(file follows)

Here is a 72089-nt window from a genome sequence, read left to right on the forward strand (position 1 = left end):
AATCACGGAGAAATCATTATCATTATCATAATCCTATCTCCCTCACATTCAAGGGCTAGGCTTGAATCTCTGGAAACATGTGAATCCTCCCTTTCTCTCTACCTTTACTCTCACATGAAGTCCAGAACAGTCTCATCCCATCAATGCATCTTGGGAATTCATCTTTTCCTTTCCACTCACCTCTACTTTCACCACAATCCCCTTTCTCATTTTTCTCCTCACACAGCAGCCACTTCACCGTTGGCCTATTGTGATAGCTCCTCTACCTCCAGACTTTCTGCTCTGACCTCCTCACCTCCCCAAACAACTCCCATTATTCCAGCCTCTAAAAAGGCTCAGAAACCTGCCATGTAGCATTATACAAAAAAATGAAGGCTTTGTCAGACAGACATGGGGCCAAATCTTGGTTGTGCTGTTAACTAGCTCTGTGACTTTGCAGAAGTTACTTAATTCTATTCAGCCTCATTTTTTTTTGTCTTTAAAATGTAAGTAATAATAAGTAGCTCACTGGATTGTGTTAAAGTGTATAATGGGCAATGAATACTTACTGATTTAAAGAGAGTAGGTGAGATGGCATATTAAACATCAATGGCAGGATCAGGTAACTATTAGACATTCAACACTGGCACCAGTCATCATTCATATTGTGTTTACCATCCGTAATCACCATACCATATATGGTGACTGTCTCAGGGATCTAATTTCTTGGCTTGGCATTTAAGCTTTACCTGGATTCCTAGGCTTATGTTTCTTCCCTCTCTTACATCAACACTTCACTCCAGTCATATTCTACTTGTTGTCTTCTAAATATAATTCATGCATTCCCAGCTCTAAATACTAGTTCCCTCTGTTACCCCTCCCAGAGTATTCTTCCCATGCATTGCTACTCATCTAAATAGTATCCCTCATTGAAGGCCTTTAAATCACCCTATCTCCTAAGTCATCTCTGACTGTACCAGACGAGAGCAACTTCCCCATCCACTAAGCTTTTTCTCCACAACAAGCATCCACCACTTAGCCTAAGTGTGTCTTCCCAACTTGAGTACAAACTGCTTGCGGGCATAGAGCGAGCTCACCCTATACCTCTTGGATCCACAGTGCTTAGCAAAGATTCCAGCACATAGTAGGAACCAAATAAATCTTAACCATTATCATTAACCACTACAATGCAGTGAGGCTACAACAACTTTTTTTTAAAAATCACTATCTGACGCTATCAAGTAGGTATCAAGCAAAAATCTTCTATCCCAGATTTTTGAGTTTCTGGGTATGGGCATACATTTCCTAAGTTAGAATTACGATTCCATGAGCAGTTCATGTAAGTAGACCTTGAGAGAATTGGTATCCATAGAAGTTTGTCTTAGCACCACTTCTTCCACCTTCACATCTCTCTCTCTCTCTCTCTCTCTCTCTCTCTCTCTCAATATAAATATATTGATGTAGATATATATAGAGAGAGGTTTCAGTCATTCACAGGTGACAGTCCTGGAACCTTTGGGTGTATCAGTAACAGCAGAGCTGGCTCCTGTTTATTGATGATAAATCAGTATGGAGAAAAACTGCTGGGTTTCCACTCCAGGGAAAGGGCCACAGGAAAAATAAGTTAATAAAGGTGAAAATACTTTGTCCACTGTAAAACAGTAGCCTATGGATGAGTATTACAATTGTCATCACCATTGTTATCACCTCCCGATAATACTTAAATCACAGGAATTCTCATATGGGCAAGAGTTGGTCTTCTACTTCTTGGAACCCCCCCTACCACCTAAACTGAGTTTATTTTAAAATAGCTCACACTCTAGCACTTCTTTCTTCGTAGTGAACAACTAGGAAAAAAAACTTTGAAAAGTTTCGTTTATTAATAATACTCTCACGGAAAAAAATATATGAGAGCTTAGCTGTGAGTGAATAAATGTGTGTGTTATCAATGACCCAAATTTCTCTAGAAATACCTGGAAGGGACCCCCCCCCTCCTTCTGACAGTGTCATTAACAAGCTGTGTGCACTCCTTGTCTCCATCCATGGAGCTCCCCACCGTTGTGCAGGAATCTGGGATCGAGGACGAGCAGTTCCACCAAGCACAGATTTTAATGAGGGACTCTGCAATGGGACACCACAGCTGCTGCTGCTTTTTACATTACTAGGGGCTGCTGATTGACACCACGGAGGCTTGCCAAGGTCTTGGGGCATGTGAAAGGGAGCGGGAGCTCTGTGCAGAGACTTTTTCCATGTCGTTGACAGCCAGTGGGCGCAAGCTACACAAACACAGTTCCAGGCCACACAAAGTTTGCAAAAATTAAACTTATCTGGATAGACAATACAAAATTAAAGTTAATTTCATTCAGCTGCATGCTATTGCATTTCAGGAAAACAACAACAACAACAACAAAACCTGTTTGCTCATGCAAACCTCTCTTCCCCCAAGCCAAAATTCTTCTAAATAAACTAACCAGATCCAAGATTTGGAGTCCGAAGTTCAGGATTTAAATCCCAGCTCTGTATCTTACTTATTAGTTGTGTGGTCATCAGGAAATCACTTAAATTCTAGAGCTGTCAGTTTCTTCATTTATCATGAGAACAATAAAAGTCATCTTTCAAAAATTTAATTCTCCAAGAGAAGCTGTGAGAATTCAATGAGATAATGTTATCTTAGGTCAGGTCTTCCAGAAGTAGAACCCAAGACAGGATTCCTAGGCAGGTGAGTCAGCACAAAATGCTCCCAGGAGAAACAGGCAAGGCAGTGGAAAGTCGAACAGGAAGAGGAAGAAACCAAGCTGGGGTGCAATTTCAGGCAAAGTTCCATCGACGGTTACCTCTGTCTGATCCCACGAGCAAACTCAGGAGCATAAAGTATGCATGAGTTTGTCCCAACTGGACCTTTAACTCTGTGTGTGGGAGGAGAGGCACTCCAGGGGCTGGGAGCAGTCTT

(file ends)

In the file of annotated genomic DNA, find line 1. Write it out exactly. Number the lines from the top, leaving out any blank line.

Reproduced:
Here is a 72089-nt window from a genome sequence, read left to right on the forward strand (position 1 = left end):